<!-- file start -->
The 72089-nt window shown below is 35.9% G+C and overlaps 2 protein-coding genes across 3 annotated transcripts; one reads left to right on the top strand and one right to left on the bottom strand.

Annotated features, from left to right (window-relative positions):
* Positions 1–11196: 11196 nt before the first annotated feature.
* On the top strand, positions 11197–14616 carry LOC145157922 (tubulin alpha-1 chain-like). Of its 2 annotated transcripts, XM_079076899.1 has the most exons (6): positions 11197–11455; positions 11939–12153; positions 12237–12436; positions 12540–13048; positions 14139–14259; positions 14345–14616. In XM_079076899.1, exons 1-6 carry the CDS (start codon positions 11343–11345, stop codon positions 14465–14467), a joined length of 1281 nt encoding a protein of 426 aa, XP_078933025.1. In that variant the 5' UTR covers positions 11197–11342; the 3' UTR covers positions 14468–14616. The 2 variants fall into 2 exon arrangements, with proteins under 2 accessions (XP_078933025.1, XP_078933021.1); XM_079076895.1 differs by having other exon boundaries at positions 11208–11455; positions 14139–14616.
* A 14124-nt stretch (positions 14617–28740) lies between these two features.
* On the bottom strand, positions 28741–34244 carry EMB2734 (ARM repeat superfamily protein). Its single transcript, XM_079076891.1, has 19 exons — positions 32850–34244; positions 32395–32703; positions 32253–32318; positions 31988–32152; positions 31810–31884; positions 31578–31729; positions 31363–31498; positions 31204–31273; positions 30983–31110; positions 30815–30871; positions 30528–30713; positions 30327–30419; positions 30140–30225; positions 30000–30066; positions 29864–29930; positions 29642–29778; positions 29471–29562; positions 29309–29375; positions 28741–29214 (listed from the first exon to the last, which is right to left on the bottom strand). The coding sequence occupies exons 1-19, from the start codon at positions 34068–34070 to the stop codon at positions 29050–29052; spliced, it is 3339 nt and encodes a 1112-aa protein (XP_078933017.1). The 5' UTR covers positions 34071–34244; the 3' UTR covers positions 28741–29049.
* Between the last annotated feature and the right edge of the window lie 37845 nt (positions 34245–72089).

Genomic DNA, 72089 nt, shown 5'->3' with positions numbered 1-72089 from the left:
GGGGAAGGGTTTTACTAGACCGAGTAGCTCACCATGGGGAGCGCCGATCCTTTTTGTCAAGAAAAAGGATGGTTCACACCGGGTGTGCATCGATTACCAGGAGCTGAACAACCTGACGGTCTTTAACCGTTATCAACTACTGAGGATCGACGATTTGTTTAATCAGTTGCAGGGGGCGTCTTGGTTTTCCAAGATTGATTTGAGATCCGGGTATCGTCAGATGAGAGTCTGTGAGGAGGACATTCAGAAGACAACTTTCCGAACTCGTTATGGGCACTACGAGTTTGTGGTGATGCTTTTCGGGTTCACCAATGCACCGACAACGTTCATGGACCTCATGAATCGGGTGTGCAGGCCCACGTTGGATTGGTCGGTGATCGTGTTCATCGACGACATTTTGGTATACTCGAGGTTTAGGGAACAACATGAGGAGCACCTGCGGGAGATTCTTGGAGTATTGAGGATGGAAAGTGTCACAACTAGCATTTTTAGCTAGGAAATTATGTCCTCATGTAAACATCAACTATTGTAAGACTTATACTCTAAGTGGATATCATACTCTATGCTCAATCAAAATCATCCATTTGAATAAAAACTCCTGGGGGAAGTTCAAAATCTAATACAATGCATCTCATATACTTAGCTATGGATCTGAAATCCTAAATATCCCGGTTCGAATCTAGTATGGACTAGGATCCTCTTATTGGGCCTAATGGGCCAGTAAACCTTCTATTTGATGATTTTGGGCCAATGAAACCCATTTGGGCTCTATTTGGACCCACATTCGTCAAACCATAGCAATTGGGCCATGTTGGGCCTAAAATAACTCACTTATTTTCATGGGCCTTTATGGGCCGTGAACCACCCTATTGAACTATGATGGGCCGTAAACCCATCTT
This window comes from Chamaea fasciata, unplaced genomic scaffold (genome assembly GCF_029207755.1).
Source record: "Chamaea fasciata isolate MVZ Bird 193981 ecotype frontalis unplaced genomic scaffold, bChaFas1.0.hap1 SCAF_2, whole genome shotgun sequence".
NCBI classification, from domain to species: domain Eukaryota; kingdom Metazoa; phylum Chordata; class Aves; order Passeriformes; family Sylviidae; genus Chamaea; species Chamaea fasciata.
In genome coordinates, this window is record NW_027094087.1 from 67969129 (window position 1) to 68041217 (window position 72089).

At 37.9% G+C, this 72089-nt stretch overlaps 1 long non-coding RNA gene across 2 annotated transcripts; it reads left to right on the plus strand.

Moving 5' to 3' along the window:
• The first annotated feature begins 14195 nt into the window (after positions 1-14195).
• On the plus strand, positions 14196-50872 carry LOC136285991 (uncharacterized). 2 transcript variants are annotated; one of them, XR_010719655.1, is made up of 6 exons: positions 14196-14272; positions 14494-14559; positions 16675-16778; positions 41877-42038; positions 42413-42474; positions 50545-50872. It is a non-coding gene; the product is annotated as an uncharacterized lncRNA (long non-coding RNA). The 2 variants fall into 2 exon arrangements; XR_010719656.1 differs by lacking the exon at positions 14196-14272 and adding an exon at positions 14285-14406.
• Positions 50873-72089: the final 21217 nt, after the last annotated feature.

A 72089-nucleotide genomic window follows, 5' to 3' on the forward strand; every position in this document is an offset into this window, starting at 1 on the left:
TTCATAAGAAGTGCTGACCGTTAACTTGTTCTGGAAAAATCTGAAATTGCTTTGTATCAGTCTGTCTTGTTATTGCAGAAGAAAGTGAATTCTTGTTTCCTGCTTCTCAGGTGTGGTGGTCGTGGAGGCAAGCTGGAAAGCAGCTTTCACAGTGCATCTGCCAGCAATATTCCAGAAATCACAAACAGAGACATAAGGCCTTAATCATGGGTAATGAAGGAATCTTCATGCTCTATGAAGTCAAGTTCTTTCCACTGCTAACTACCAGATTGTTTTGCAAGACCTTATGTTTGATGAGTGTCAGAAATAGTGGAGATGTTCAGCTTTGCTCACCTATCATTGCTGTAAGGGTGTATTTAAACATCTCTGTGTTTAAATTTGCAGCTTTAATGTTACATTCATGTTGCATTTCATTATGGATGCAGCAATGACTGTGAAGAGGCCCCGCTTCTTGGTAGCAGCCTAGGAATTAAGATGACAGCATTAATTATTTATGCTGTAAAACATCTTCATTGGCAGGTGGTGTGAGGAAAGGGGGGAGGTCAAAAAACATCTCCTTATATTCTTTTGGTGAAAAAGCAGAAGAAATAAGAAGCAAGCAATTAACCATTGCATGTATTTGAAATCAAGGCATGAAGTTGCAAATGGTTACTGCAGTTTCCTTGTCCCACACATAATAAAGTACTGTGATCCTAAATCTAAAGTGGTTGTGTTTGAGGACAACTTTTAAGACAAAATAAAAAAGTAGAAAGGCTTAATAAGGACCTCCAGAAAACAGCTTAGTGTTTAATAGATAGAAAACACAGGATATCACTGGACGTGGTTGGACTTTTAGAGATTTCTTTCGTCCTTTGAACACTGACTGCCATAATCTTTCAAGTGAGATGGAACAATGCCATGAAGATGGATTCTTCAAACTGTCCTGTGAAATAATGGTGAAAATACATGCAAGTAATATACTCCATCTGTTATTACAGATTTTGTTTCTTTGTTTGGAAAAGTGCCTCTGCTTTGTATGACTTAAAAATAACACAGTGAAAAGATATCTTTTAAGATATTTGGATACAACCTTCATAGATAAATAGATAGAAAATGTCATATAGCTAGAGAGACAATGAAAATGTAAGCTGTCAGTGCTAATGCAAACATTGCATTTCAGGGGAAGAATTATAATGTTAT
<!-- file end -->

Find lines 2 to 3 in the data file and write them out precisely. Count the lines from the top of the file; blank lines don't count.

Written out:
Annotated features, from left to right (window-relative positions):
* Positions 1–11196: 11196 nt before the first annotated feature.